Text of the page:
When I think of the title “public relations” images of Olivia Pope (a popular character on the show Scandal), people who “fix” things, and people who “spin” things come to mind. Public Relations isn’t necessarily a popular title to have.
In the documentary, The Persuaders, the roles of marketing, public relations, and a variety of other communications positions are explored. The Frontline producers explore this from the mindset of what has been done in the past to get consumers’ attention and what will have to be done in the future.
It is no secret that marketing, product, placement, and public relations is at work is all around us. However, this documentary reveals just how pervasive this tactics really are. Focus groups are used to gain feedback on what consumers are thinking and what they are looking for in the future. Companies pay thousands of dollars to have their products show up in a blockbuster movie. With all of this “digging into” the private lives of consumers, one must ask the question, “Is this okay?”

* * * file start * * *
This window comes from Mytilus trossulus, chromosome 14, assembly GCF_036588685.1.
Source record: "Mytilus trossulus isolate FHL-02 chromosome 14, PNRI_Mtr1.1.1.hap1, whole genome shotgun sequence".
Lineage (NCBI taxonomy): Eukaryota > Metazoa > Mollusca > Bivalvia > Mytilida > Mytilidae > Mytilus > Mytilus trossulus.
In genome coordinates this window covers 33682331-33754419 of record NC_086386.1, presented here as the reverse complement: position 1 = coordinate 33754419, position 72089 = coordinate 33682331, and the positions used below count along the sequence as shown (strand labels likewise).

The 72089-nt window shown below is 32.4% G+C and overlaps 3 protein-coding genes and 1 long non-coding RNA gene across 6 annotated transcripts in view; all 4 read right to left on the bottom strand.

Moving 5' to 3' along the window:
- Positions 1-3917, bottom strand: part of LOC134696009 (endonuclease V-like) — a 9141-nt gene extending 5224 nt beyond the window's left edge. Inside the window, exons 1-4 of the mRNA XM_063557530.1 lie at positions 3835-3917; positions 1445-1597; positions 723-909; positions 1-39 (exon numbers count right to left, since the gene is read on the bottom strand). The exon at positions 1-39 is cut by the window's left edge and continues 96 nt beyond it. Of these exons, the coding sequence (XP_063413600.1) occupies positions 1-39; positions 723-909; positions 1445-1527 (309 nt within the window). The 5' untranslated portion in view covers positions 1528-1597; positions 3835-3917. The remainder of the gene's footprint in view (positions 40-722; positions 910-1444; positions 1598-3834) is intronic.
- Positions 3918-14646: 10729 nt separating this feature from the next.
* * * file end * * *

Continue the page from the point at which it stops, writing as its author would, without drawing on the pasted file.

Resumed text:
To some extent, it is simply the world that we live in. It has almost become second nature for us, as consumers, to type in our email address at the American Eagle checkout or exchange our phone number for a 20% off a new pair of jeans.
I personally don’t believe there is anything wrong with businesses asking for people’s information. If we, consumers, are willing to give up our “private” information, isn’t it on us? If I felt so strongly that I didn’t want American Eagle to have my phone number, I don’t have to give it to them. However, if I value that free pair of jeans more than I value my phone number, that’s a personal decision.
There are other instances and examples where companies have overstepped their boundaries and gained customer information illegally, but those cases are few and far between. Ultimately, we have to decide, as consumers, what we value more: two pairs of shoes on BOGO or our private information.